Tribune Print Share Text

Title

Couple creates artistic space at Brooksby

Created date

May 24th, 2011

Last spring Manny and Nordia Kay visited Brooksby Village, an Erickson Living community in Peabody, Mass., for the first time, as guests of a friend. During the visit, the friend called other friends over to meet the couple. Nordia Kay, a watercolor artist, recalls the connection made then: Two friends came to meet us. One of them said, I have a painting of yours. Then the second one said, I have a painting of yours. That s been a real fun thing. At the time, the Kays were living in Marblehead, Mass., where Mrs. Kay had taught watercolor painting to adults for 40 years and remains a well-known artist today. A handful of her former students live at Brooksby and between them, friends, and admirers, her paintings grace a number of Brooksby homes.

Decision time

At the time of their first visit, the couple had moved from their Marblehead home of 40 years to a condominium with a three-year lease. The third year was coming; there was a lot of uncertainty of what would happen, Mr. Kay remembers. We decided if we were going to make a move, let s make a move we want to make. The first step to worry-free living. Join Brooksby s priority list find out more at 1-800-516-4798. Though the Kays find it difficult to pinpoint the one thing they most liked about Brooksby on that first visit, Mr. Kay says, The place had a certain amount of class; you felt you were in a place that was put together well. One of the advantages of Brooksby for us is it s in the neighborhood, he adds. People feel they can drop in. The couple has a daughter in Swampscott and a son currently in Cambridge. After the initial visit with friends, the Kays put their names on Brooksby s priority list, reserving them a spot in the community when an apartment home became available. In September the two-bedroom, two-bathroom Oxford floor plan with just the right view and amount of closet space they desired became available and they made their move. Since then the Kays have been settling in and organizing their belongings. Their living room is lit with the inviting pastels of Mrs. Kay s watercolors, depicting tranquil flowers, lighthouses, and beach scenes. For the past 30 years, Mrs. Kay has collaborated with photographer Herb Goldberg to create an annual Herb-Nordia, a piece featuring one of Goldberg s black-and-white photographs and a matching watercolor painted by Kay. Each year the Herb-Nordia, now a collector s item, is auctioned off to raise money for the Marblehead Festival of the Arts, an event that takes place in early July. Over the years the Herb-Nordias have raised a total of between $30,000 and $35,000 for the event.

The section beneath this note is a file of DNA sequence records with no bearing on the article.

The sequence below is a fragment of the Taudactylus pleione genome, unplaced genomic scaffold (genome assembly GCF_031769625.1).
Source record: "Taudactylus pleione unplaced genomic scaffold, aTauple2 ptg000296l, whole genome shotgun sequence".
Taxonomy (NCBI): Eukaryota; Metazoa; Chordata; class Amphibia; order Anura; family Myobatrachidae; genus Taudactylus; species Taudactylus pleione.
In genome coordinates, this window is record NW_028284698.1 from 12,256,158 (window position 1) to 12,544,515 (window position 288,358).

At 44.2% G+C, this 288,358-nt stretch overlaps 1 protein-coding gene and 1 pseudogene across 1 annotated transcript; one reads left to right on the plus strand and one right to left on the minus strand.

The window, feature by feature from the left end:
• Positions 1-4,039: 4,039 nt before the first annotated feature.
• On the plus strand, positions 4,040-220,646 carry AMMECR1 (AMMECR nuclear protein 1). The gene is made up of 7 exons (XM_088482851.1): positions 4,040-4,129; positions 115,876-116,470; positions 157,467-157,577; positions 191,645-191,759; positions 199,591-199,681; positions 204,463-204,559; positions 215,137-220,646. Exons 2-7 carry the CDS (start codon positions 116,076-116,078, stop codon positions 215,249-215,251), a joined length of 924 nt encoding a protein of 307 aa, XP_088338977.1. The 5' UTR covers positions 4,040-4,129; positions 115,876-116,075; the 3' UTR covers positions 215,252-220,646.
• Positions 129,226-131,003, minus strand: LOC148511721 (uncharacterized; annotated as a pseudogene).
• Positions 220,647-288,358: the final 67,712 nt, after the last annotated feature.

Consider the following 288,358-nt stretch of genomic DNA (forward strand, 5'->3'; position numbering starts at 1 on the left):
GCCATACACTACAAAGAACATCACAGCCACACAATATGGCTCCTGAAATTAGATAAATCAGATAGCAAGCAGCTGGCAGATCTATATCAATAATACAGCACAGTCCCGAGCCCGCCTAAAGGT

Artistic endeavors

The Kays plan to use their second bedroom as a shared office/art studio for their future projects. An industrial psychologist, Mr. Kay worked at General Electric for 11 years before consulting independently for company performance appraisal systems and employee development. Now he has turned his attention to more visual work and joined Brooksby s photography club. A recent group meeting focused on software used for digitizing and organizing slides. Mr. Kay has already digitized hundreds of slides, but has many more to go, including about 400 related to his wife s paintings. He hopes to organize the images in digital frames to tell a story for the couple s children and their families. He says the club has been extremely helpful, adding, They re really a great bunch; there s a lot of encouragement. During one of the couple s early visits to the community, they stopped in one of Brooksby s craft rooms, where each month art and craft exhibits are featured. Nordia was invited almost immediately to have an art exhibit, Mr. Kay remembers. The couple s neighbors eagerly persisted until the exhibit came to fruition in February. Though Mrs. Kay took some time off from painting after the couple s move, she planned to begin painting again this spring. Meanwhile, the Kays are looking forward to meeting more of their neighbors. I m dying to get into this book, Mr. Kay says, handling a copy of Brooksby s resident directory.

Comments